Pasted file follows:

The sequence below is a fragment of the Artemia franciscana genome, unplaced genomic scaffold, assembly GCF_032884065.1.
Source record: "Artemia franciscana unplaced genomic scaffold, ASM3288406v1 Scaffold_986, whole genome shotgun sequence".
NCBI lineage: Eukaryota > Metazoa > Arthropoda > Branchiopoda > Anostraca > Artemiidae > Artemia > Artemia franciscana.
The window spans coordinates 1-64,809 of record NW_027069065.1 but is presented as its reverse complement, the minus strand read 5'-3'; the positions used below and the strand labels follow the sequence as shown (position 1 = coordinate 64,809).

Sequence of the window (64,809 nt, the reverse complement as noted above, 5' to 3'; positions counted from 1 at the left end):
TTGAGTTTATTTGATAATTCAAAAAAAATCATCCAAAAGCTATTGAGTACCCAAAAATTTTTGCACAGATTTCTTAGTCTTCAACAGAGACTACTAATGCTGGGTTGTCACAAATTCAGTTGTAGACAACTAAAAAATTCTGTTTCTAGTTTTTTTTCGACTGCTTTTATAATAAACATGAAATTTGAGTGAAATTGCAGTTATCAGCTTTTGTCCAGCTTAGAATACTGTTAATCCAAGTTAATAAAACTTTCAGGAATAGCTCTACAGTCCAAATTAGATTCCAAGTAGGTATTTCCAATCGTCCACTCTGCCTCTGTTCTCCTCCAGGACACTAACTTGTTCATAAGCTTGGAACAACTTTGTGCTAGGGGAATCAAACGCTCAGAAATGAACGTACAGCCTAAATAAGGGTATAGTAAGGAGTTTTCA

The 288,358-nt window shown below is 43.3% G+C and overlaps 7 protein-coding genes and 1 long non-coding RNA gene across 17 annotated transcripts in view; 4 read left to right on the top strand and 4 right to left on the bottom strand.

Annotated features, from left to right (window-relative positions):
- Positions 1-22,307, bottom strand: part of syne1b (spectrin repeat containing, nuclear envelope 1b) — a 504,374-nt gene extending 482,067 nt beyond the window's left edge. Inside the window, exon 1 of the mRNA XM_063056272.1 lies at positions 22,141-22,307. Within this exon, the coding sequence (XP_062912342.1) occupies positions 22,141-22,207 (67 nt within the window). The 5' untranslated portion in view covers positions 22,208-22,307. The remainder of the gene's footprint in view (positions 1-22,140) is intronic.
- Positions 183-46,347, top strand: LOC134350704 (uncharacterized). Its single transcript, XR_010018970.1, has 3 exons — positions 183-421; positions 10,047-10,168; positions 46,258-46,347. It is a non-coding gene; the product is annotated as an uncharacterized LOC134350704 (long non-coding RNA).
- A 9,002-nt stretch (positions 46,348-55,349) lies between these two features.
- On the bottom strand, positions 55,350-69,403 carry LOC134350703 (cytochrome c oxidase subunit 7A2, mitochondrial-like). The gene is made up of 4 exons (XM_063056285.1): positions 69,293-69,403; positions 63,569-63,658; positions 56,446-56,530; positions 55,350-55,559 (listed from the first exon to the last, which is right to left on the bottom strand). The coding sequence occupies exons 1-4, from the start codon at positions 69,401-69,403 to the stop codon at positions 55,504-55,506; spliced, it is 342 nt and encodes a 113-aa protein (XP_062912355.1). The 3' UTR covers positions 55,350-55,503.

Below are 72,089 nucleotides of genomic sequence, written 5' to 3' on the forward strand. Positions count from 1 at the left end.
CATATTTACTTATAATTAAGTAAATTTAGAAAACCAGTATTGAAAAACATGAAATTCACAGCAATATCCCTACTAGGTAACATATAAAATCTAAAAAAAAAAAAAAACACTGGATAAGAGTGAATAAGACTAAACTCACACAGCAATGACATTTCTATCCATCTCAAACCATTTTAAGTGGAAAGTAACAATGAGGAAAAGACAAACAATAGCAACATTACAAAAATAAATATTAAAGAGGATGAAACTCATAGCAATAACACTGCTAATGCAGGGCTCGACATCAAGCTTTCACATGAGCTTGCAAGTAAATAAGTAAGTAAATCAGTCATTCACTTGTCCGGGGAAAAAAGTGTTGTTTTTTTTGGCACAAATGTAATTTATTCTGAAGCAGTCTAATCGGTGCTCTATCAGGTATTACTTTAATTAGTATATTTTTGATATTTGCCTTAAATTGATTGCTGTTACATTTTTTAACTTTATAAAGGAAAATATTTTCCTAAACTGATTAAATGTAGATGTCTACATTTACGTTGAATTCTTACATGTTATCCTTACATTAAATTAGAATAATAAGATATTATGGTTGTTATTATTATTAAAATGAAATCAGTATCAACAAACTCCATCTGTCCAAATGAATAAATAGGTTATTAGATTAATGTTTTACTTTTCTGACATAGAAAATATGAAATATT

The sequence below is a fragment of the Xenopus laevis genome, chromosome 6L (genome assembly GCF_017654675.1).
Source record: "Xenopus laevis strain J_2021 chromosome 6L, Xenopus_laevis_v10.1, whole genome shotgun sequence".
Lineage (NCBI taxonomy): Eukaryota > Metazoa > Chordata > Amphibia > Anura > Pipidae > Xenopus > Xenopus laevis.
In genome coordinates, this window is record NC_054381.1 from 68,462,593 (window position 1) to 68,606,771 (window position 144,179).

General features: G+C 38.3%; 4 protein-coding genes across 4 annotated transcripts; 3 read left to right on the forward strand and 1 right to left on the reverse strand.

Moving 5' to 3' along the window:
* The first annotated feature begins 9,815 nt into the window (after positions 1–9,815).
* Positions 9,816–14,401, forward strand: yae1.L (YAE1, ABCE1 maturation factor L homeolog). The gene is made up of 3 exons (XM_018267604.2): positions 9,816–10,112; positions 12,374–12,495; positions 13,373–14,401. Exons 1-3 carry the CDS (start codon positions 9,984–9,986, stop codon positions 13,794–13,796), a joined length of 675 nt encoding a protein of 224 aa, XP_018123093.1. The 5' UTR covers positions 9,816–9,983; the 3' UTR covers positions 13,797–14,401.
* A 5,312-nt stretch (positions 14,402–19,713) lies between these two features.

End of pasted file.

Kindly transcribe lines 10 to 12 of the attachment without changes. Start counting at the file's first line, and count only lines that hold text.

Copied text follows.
- Positions 183-46,347, top strand: LOC134350704 (uncharacterized). Its single transcript, XR_010018970.1, has 3 exons — positions 183-421; positions 10,047-10,168; positions 46,258-46,347. It is a non-coding gene; the product is annotated as an uncharacterized LOC134350704 (long non-coding RNA).
- A 9,002-nt stretch (positions 46,348-55,349) lies between these two features.
- On the bottom strand, positions 55,350-69,403 carry LOC134350703 (cytochrome c oxidase subunit 7A2, mitochondrial-like). The gene is made up of 4 exons (XM_063056285.1): positions 69,293-69,403; positions 63,569-63,658; positions 56,446-56,530; positions 55,350-55,559 (listed from the first exon to the last, which is right to left on the bottom strand). The coding sequence occupies exons 1-4, from the start codon at positions 69,401-69,403 to the stop codon at positions 55,504-55,506; spliced, it is 342 nt and encodes a 113-aa protein (XP_062912355.1). The 3' UTR covers positions 55,350-55,503.